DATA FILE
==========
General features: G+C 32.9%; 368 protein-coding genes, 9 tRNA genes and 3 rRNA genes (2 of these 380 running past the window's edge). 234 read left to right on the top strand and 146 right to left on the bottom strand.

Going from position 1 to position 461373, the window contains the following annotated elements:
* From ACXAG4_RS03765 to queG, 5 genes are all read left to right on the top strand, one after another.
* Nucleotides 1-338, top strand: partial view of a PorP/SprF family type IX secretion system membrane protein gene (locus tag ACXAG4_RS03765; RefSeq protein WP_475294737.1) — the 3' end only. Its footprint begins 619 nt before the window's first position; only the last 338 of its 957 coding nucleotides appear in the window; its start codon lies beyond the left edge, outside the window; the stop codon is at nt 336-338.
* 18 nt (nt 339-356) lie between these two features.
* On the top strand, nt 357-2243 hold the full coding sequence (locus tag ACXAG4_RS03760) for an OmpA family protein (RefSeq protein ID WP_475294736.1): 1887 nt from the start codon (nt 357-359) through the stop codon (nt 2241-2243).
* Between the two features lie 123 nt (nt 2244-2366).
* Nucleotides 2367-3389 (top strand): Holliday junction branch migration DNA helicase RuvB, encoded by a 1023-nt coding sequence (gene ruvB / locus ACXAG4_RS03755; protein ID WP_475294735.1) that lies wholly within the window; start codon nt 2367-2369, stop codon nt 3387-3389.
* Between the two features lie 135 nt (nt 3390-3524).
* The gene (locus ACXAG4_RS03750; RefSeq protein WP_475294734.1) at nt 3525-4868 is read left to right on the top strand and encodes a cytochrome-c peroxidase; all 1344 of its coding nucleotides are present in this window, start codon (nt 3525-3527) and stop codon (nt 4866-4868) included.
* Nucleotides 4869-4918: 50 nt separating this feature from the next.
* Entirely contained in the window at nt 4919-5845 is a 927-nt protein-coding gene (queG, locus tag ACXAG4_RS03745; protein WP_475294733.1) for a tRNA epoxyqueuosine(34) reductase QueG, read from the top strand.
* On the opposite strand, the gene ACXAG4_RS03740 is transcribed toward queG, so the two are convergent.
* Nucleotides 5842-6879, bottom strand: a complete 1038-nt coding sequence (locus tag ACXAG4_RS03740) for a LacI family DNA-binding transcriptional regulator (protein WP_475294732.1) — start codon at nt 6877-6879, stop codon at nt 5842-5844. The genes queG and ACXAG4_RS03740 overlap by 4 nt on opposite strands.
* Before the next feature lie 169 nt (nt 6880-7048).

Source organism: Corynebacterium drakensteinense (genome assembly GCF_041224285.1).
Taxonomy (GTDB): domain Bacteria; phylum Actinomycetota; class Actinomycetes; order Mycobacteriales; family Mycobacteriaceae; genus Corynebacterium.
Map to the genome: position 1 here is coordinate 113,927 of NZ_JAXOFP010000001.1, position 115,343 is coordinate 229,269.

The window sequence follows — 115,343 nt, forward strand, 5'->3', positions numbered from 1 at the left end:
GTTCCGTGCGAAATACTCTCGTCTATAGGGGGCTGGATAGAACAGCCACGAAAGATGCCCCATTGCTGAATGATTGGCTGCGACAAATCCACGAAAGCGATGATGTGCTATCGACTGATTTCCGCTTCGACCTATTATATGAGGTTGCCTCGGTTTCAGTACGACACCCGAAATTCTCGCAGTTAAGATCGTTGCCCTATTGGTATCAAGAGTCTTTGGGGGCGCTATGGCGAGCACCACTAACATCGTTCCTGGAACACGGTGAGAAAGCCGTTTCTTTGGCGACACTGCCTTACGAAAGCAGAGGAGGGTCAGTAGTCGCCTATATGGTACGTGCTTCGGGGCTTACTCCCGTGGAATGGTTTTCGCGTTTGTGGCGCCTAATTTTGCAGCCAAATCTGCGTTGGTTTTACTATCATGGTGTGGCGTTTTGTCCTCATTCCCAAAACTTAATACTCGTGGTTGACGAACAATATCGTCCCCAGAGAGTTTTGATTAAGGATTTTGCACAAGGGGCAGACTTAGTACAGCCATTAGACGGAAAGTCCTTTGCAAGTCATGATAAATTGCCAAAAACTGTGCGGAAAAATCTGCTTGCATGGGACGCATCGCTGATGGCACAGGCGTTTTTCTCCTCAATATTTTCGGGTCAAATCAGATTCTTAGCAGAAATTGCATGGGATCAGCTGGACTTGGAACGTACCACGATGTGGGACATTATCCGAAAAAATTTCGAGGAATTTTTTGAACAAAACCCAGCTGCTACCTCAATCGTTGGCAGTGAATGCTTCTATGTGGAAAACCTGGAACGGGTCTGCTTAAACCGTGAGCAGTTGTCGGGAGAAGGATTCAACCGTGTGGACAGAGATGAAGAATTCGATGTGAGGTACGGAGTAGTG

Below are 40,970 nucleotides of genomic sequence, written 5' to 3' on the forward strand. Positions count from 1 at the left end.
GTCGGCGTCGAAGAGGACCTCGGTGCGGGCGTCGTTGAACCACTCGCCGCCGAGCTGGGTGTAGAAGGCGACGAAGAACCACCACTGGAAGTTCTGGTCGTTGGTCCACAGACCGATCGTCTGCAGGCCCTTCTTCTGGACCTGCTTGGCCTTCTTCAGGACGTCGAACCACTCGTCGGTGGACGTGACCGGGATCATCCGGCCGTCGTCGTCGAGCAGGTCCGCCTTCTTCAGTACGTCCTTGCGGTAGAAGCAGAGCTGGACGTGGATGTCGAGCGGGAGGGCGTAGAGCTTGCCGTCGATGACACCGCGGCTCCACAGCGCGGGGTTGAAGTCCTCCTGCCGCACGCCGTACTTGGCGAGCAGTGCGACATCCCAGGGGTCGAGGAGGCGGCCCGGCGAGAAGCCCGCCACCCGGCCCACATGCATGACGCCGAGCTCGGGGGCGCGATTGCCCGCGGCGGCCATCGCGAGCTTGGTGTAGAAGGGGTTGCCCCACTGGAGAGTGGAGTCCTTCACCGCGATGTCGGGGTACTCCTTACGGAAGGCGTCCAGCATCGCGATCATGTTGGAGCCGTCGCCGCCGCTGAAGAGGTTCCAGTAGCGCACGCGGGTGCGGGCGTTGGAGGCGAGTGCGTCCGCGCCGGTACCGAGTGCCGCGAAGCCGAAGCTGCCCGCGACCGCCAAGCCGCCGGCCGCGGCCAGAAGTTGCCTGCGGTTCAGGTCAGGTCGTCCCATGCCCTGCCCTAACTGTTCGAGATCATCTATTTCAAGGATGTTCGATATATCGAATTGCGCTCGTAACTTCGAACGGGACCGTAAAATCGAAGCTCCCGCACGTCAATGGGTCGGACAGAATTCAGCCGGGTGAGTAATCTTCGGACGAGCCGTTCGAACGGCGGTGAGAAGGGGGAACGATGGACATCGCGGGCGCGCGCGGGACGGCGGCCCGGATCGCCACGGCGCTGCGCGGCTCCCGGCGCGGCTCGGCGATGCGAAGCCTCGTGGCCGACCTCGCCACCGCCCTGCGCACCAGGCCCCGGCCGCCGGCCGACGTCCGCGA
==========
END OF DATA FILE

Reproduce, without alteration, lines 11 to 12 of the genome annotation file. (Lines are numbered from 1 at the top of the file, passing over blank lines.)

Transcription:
* Nucleotides 4869-4918: 50 nt separating this feature from the next.
* Entirely contained in the window at nt 4919-5845 is a 927-nt protein-coding gene (queG, locus tag ACXAG4_RS03745; protein WP_475294733.1) for a tRNA epoxyqueuosine(34) reductase QueG, read from the top strand.